Explore, Experiment, Experience, Expand: Lab Connections, Policy Labs in Europe, for Europe

Explore, Experiment, Experience, Expand: Lab Connections, Policy Labs in Europe, for Europe

Last October, the EU Policy Lab hosted “Lab Connections – Policy Labs in Europe, for Europe”, first meeting of European policy labs and first opportunity to generate a community of practitioners and policy-makers at several levels of governance.  Being an applied research-based policy innovation lab LabGov was invited to share its experiences focused on the Sharing Economy, Social Innovation and management of the commons at the local and urban level. We presented our flagship projects already included in the EU Policy Labs report, namely CO-Battipaglia and CO-Mantova, and illustrated our next initiatives: the living lab on civic imagination and urban commons in Bologna, the one on social innovation in Reggio Emilia, and the one on cultural development and digital commons in Rome.  



The first map of European Policy Labs

The European Commission EU Policy Lab, a collaborative and experimental space for innovative policy-making established at the Joint Research Centre (JRC), commissioned to Conseil&Recherche and La 27e Région the development of a mapping exercise of Policy Labs in the European Union. In the past year, the entire research and monitoring process has been implemented. As a result, the map below was created as a first step of an on-going process aimed at identifying actors at different levels of government – local, regional, national, European – designing public policies through innovative, inclusive methods. It will be periodically updated based on feedbacks and new submissions.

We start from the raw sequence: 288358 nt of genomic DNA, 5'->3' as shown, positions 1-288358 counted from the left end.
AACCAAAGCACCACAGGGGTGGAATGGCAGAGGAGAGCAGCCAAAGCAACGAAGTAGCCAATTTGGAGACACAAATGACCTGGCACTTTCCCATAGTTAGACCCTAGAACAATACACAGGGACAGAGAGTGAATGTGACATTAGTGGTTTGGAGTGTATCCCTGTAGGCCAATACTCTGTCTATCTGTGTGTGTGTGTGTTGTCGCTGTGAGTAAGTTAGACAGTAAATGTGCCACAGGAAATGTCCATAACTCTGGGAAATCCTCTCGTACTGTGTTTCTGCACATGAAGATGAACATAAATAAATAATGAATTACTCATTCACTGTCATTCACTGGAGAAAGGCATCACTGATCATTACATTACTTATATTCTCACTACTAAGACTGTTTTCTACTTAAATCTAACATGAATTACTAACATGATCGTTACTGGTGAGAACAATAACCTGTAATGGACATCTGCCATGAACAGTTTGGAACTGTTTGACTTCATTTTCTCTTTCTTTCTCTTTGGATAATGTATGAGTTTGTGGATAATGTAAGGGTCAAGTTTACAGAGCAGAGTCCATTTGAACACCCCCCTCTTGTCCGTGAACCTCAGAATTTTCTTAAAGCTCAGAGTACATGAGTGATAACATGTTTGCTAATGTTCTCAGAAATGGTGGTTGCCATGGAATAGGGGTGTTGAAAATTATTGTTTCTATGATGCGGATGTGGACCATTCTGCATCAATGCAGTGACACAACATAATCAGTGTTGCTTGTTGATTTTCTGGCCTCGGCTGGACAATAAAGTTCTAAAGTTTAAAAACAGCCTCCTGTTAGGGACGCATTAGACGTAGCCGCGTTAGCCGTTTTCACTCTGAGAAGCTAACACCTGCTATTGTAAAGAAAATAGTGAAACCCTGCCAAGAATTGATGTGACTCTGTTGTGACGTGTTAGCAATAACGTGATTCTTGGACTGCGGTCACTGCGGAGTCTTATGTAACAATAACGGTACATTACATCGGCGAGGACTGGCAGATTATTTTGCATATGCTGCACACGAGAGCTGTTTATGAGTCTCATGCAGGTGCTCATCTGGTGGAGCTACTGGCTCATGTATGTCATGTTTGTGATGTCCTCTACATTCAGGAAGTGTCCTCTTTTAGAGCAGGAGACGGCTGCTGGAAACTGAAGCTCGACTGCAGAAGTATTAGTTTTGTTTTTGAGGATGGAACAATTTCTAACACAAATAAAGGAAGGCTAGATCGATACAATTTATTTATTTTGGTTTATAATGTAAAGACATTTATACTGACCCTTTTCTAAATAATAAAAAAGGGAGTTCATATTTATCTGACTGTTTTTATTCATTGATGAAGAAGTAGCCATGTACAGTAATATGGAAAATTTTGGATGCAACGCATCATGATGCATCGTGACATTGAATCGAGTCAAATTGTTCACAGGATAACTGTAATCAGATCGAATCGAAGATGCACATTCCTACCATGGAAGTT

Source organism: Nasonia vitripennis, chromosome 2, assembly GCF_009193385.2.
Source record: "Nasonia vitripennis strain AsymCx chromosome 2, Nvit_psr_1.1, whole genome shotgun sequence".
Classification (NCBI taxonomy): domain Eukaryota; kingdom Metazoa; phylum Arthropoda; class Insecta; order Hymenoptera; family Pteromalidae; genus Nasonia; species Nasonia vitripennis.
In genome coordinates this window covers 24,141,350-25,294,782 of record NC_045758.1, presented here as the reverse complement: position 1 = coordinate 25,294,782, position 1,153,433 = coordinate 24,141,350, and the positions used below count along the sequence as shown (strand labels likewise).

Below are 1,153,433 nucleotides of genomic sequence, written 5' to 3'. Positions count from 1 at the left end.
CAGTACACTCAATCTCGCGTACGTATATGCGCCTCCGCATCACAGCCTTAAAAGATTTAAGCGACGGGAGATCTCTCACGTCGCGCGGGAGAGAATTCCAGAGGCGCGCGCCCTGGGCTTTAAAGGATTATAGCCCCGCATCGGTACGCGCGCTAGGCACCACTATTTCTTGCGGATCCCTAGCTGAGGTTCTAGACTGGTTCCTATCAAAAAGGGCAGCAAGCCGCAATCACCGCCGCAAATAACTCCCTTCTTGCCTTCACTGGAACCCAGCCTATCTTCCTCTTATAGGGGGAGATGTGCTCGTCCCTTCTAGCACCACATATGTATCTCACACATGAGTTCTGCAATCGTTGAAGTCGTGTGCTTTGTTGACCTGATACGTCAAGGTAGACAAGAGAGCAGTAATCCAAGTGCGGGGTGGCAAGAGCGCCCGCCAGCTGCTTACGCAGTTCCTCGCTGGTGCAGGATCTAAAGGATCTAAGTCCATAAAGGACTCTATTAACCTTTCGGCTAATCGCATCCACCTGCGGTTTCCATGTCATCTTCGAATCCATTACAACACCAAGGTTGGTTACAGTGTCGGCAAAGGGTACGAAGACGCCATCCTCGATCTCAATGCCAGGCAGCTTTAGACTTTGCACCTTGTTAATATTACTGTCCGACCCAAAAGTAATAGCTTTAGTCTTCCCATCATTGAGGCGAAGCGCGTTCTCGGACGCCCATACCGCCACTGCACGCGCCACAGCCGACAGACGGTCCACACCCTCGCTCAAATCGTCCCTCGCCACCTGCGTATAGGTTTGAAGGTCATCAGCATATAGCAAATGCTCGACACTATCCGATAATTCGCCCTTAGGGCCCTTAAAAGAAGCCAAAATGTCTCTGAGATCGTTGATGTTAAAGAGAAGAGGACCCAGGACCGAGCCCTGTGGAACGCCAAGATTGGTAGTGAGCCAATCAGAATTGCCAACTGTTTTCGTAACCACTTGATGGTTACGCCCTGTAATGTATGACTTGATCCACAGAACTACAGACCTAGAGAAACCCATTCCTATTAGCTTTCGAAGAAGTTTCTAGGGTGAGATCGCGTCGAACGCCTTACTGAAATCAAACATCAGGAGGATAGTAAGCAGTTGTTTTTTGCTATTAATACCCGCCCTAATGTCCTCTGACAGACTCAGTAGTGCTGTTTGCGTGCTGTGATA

In the resulted report published in June 2016 – “Public Policy Labs in European Union Member States” -, policy labs are defined as “dedicated teams, structures, or entities focused on designing public policy through innovative methods that involve all stakeholders in design process”. Each of them is unique in terms of organization, structure, challenges, issues covered, objectives, strategies. However, in order to perform the mapping exercise, researches identified three common features and distinctive criteria  necessary to define policy labs:

  1. A creative, design-oriented, evidence-based and user-centred approach;
  2. Testing and validation of formulated policy proposals through experimentation;
  3. Contribution to shape, re-imagine and co-create public policies for/with public administrations through a wide array of activities – studies, workshops, trainings.



Innovators united: Policy Labs at work

The event, the first inaugural meeting of the LAB CONNECTIONS series, brought together this newly-born community of policy labs in the EU made up of working groups, labs and policy-makers acting at different levels to explore and solve pressing policy challenges of European concern.  It represented a space for open dialogue and practical collaboration between policy labs and policy shapers at local, regional, national and European level.





The first morning session provided an opportunity to learn and share experiences in order to understand the context of policy labs and to frame the following practical works. Speakers and participants tried to give an answer to two questions:

Which are the most promising trends for public sector innovation? Examples from Finland, Estonia, France and Portugal have highlighted the importance of inclusive approaches to embed the principles of participation, inclusion, innovation, and co-creation in the daily working of public administrations and agencies. Openness, investments in management and human resources, and a participatory budget at the national level resulted as the main features of the public administration of the future.




“The fundamental drive of innovation is democratic politics.”

Tibor Navracsics, European Commissioner for Education, Culture, Youth and Sport